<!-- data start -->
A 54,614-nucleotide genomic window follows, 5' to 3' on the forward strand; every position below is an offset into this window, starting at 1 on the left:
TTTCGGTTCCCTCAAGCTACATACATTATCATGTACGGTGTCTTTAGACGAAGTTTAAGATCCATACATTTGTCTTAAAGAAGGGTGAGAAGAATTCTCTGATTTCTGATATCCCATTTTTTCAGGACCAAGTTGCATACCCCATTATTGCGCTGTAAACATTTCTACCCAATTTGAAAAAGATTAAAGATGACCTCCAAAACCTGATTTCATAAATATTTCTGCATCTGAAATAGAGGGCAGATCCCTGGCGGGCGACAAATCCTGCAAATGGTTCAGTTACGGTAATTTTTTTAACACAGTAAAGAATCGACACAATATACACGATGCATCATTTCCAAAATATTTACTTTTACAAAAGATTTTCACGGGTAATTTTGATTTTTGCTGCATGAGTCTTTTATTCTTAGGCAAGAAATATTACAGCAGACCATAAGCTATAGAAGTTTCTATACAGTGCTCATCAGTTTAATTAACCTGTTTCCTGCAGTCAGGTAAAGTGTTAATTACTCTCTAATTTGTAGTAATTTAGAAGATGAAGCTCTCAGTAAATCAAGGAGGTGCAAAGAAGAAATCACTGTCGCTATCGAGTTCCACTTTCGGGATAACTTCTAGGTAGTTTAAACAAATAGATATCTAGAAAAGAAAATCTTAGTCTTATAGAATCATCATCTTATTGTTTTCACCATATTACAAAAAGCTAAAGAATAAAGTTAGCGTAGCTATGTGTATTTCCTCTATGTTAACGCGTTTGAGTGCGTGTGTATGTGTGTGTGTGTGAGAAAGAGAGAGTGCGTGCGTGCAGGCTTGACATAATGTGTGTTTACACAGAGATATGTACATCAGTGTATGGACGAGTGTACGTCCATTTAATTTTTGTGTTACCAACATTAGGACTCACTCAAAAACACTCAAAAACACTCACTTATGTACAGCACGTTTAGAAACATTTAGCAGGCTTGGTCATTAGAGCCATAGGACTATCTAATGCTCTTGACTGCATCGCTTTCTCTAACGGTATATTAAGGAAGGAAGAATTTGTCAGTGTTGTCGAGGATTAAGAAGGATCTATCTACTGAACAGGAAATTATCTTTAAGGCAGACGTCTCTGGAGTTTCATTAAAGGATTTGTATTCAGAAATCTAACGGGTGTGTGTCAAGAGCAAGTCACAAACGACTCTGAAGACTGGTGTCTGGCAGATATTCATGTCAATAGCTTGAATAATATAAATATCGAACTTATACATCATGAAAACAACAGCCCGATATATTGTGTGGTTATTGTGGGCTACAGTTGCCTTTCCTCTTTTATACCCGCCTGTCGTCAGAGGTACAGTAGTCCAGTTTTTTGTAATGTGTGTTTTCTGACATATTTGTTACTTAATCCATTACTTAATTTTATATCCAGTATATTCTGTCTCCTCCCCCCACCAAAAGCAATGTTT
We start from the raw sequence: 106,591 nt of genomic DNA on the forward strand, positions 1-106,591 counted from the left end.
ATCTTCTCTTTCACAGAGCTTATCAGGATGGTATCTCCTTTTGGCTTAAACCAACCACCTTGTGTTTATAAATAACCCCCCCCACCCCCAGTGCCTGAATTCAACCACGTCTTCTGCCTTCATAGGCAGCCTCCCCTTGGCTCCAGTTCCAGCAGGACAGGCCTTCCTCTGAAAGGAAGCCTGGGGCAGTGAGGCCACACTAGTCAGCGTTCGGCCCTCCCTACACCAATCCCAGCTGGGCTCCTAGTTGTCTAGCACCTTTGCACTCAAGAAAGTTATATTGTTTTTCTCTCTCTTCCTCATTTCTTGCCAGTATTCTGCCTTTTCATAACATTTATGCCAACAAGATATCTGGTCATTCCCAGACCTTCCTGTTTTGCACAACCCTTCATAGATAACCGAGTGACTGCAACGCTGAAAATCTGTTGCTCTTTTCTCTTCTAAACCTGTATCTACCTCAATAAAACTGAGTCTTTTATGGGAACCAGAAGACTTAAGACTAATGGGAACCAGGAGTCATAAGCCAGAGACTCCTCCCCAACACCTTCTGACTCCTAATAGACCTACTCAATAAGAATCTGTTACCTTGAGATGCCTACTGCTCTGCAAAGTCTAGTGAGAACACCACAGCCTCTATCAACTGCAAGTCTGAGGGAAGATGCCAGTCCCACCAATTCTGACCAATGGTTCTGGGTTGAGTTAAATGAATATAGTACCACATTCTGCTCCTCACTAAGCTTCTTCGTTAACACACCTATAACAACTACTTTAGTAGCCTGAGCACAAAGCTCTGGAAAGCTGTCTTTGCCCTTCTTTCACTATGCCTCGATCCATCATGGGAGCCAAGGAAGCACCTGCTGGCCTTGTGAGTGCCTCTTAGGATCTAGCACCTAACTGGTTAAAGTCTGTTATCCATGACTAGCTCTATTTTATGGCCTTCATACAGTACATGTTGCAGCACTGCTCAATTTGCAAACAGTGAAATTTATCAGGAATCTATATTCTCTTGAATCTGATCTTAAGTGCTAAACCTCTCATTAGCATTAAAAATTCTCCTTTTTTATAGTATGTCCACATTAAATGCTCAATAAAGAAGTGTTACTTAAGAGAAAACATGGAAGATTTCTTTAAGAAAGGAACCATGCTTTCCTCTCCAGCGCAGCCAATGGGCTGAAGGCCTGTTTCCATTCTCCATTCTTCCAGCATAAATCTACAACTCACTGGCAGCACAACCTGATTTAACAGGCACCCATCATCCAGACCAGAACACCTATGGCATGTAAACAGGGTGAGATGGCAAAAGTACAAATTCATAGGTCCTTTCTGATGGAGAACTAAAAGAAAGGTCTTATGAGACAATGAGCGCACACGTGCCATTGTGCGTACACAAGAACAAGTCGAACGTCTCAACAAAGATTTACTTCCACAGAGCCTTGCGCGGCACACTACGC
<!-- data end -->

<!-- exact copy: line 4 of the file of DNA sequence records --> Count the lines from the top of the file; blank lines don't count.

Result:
ATCTTCTCTTTCACAGAGCTTATCAGGATGGTATCTCCTTTTGGCTTAAACCAACCACCTTGTGTTTATAAATAACCCCCCCCACCCCCAGTGCCTGAATTCAACCACGTCTTCTGCCTTCATAGGCAGCCTCCCCTTGGCTCCAGTTCCAGCAGGACAGGCCTTCCTCTGAAAGGAAGCCTGGGGCAGTGAGGCCACACTAGTCAGCGTTCGGCCCTCCCTACACCAATCCCAGCTGGGCTCCTAGTTGTCTAGCACCTTTGCACTCAAGAAAGTTATATTGTTTTTCTCTCTCTTCCTCATTTCTTGCCAGTATTCTGCCTTTTCATAACATTTATGCCAACAAGATATCTGGTCATTCCCAGACCTTCCTGTTTTGCACAACCCTTCATAGATAACCGAGTGACTGCAACGCTGAAAATCTGTTGCTCTTTTCTCTTCTAAACCTGTATCTACCTCAATAAAACTGAGTCTTTTATGGGAACCAGAAGACTTAAGACTAATGGGAACCAGGAGTCATAAGCCAGAGACTCCTCCCCAACACCTTCTGACTCCTAATAGACCTACTCAATAAGAATCTGTTACCTTGAGATGCCTACTGCTCTGCAAAGTCTAGTGAGAACACCACAGCCTCTATCAACTGCAAGTCTGAGGGAAGATGCCAGTCCCACCAATTCTGACCAATGGTTCTGGGTTGAGTTAAATGAATATAGTACCACATTCTGCTCCTCACTAAGCTTCTTCGTTAACACACCTATAACAACTACTTTAGTAGCCTGAGCACAAAGCTCTGGAAAGCTGTCTTTGCCCTTCTTTCACTATGCCTCGATCCATCATGGGAGCCAAGGAAGCACCTGCTGGCCTTGTGAGTGCCTCTTAGGATCTAGCACCTAACTGGTTAAAGTCTGTTATCCATGACTAGCTCTATTTTATGGCCTTCATACAGTACATGTTGCAGCACTGCTCAATTTGCAAACAGTGAAATTTATCAGGAATCTATATTCTCTTGAATCTGATCTTAAGTGCTAAACCTCTCATTAGCATTAAAAATTCTCCTTTTTTATAGTATGTCCACATTAAATGCTCAATAAAGAAGTGTTACTTAAGAGAAAACATGGAAGATTTCTTTAAGAAAGGAACCATGCTTTCCTCTCCAGCGCAGCCAATGGGCTGAAGGCCTGTTTCCATTCTCCATTCTTCCAGCATAAATCTACAACTCACTGGCAGCACAACCTGATTTAACAGGCACCCATCATCCAGACCAGAACACCTATGGCATGTAAACAGGGTGAGATGGCAAAAGTACAAATTCATAGGTCCTTTCTGATGGAGAACTAAAAGAAAGGTCTTATGAGACAATGAGCGCACACGTGCCATTGTGCGTACACAAGAACAAGTCGAACGTCTCAACAAAGATTTACTTCCACAGAGCCTTGCGCGGCACACTACGC